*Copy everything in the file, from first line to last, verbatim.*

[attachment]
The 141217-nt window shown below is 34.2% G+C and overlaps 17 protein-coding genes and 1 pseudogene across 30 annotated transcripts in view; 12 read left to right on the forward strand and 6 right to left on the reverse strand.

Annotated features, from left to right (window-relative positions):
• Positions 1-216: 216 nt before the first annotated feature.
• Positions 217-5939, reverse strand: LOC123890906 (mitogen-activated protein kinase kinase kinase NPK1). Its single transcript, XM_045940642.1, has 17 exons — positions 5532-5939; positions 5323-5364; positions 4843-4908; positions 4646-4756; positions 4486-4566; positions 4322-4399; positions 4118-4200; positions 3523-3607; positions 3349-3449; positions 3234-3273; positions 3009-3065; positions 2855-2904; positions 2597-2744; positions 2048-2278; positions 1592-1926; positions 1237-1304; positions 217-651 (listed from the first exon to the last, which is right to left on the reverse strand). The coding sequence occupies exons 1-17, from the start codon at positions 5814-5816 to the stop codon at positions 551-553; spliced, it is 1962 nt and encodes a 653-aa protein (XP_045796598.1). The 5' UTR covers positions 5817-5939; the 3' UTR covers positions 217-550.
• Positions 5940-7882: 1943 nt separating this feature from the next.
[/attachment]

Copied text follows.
The 141217-nt window shown below is 34.2% G+C and overlaps 17 protein-coding genes and 1 pseudogene across 30 annotated transcripts in view; 12 read left to right on the forward strand and 6 right to left on the reverse strand.

Annotated features, from left to right (window-relative positions):
• Positions 1-216: 216 nt before the first annotated feature.
• Positions 217-5939, reverse strand: LOC123890906 (mitogen-activated protein kinase kinase kinase NPK1). Its single transcript, XM_045940642.1, has 17 exons — positions 5532-5939; positions 5323-5364; positions 4843-4908; positions 4646-4756; positions 4486-4566; positions 4322-4399; positions 4118-4200; positions 3523-3607; positions 3349-3449; positions 3234-3273; positions 3009-3065; positions 2855-2904; positions 2597-2744; positions 2048-2278; positions 1592-1926; positions 1237-1304; positions 217-651 (listed from the first exon to the last, which is right to left on the reverse strand). The coding sequence occupies exons 1-17, from the start codon at positions 5814-5816 to the stop codon at positions 551-553; spliced, it is 1962 nt and encodes a 653-aa protein (XP_045796598.1). The 5' UTR covers positions 5817-5939; the 3' UTR covers positions 217-550.
• Positions 5940-7882: 1943 nt separating this feature from the next.